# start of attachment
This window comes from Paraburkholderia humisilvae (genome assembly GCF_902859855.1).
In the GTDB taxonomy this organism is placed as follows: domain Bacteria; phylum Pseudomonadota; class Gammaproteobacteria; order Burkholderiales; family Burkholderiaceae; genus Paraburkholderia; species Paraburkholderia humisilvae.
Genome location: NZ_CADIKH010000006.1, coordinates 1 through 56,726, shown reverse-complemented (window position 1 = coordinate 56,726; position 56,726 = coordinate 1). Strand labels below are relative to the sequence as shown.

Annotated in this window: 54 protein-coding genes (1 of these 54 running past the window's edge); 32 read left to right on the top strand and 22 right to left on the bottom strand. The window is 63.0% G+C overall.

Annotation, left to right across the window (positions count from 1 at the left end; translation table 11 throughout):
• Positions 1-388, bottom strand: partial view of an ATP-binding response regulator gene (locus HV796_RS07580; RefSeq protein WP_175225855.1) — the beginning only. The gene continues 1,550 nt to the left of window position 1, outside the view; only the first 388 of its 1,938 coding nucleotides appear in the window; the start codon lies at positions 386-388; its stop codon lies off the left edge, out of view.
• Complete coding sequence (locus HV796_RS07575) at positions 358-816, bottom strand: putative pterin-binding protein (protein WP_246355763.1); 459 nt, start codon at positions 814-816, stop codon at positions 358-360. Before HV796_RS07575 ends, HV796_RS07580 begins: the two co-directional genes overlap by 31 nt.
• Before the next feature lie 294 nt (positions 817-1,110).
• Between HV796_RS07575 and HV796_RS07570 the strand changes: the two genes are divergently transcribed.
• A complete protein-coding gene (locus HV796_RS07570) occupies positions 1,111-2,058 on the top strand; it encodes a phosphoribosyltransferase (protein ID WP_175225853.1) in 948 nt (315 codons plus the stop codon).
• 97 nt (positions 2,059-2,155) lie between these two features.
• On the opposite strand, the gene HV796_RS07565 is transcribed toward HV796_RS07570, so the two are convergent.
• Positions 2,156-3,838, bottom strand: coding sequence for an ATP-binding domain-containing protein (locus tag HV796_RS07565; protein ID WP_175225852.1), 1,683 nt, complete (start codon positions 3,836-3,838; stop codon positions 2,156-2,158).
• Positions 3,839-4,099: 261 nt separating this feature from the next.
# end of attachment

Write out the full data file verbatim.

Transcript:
This window comes from Paraburkholderia humisilvae (genome assembly GCF_902859855.1).
In the GTDB taxonomy this organism is placed as follows: domain Bacteria; phylum Pseudomonadota; class Gammaproteobacteria; order Burkholderiales; family Burkholderiaceae; genus Paraburkholderia; species Paraburkholderia humisilvae.
Genome location: NZ_CADIKH010000006.1, coordinates 1 through 56,726, shown reverse-complemented (window position 1 = coordinate 56,726; position 56,726 = coordinate 1). Strand labels below are relative to the sequence as shown.

Annotated in this window: 54 protein-coding genes (1 of these 54 running past the window's edge); 32 read left to right on the top strand and 22 right to left on the bottom strand. The window is 63.0% G+C overall.

Annotation, left to right across the window (positions count from 1 at the left end; translation table 11 throughout):
• Positions 1-388, bottom strand: partial view of an ATP-binding response regulator gene (locus HV796_RS07580; RefSeq protein WP_175225855.1) — the beginning only. The gene continues 1,550 nt to the left of window position 1, outside the view; only the first 388 of its 1,938 coding nucleotides appear in the window; the start codon lies at positions 386-388; its stop codon lies off the left edge, out of view.
• Complete coding sequence (locus HV796_RS07575) at positions 358-816, bottom strand: putative pterin-binding protein (protein WP_246355763.1); 459 nt, start codon at positions 814-816, stop codon at positions 358-360. Before HV796_RS07575 ends, HV796_RS07580 begins: the two co-directional genes overlap by 31 nt.
• Before the next feature lie 294 nt (positions 817-1,110).
• Between HV796_RS07575 and HV796_RS07570 the strand changes: the two genes are divergently transcribed.
• A complete protein-coding gene (locus HV796_RS07570) occupies positions 1,111-2,058 on the top strand; it encodes a phosphoribosyltransferase (protein ID WP_175225853.1) in 948 nt (315 codons plus the stop codon).
• 97 nt (positions 2,059-2,155) lie between these two features.
• On the opposite strand, the gene HV796_RS07565 is transcribed toward HV796_RS07570, so the two are convergent.
• Positions 2,156-3,838, bottom strand: coding sequence for an ATP-binding domain-containing protein (locus tag HV796_RS07565; protein ID WP_175225852.1), 1,683 nt, complete (start codon positions 3,836-3,838; stop codon positions 2,156-2,158).
• Positions 3,839-4,099: 261 nt separating this feature from the next.